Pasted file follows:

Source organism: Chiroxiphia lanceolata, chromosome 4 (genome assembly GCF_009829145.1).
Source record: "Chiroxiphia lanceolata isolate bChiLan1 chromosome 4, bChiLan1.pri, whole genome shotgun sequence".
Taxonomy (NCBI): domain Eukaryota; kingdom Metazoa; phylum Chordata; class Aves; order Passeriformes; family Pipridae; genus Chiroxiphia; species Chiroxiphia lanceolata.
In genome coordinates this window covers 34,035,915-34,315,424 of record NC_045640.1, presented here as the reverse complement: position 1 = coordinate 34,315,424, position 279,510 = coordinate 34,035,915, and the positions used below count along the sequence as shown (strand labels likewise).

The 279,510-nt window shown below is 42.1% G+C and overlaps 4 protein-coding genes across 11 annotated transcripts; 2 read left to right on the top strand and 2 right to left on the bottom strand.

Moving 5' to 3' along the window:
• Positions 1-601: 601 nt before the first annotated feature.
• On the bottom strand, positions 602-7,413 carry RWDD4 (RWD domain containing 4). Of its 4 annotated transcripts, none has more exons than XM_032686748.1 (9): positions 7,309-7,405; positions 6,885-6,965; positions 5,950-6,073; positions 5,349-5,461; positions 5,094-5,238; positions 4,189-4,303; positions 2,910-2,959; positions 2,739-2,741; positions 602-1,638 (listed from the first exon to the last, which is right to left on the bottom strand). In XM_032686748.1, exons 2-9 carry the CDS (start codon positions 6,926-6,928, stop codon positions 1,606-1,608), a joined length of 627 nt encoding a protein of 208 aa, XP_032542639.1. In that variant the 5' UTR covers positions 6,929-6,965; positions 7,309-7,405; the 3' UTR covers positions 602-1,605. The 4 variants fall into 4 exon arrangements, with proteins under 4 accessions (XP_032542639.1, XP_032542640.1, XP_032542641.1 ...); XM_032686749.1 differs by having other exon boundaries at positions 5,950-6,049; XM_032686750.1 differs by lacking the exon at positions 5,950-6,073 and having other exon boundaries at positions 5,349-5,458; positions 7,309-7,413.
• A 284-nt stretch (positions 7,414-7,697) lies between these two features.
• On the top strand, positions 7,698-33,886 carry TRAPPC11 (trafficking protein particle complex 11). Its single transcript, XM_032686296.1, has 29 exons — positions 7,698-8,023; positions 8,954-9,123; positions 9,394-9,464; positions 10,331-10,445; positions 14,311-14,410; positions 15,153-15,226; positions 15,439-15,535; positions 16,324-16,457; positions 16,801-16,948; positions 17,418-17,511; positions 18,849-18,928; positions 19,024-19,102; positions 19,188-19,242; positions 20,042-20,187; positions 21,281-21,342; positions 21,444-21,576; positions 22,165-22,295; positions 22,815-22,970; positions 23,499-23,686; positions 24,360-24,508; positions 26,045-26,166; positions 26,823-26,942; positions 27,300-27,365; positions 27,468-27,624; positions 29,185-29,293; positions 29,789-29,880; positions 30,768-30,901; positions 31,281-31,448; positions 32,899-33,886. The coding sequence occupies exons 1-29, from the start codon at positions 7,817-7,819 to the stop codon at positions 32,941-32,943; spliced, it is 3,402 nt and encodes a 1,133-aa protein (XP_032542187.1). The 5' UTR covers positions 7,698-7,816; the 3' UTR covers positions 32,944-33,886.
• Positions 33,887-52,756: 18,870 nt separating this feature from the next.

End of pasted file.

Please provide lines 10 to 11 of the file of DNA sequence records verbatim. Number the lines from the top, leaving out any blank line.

• On the top strand, positions 7,698-33,886 carry TRAPPC11 (trafficking protein particle complex 11). Its single transcript, XM_032686296.1, has 29 exons — positions 7,698-8,023; positions 8,954-9,123; positions 9,394-9,464; positions 10,331-10,445; positions 14,311-14,410; positions 15,153-15,226; positions 15,439-15,535; positions 16,324-16,457; positions 16,801-16,948; positions 17,418-17,511; positions 18,849-18,928; positions 19,024-19,102; positions 19,188-19,242; positions 20,042-20,187; positions 21,281-21,342; positions 21,444-21,576; positions 22,165-22,295; positions 22,815-22,970; positions 23,499-23,686; positions 24,360-24,508; positions 26,045-26,166; positions 26,823-26,942; positions 27,300-27,365; positions 27,468-27,624; positions 29,185-29,293; positions 29,789-29,880; positions 30,768-30,901; positions 31,281-31,448; positions 32,899-33,886. The coding sequence occupies exons 1-29, from the start codon at positions 7,817-7,819 to the stop codon at positions 32,941-32,943; spliced, it is 3,402 nt and encodes a 1,133-aa protein (XP_032542187.1). The 5' UTR covers positions 7,698-7,816; the 3' UTR covers positions 32,944-33,886.
• Positions 33,887-52,756: 18,870 nt separating this feature from the next.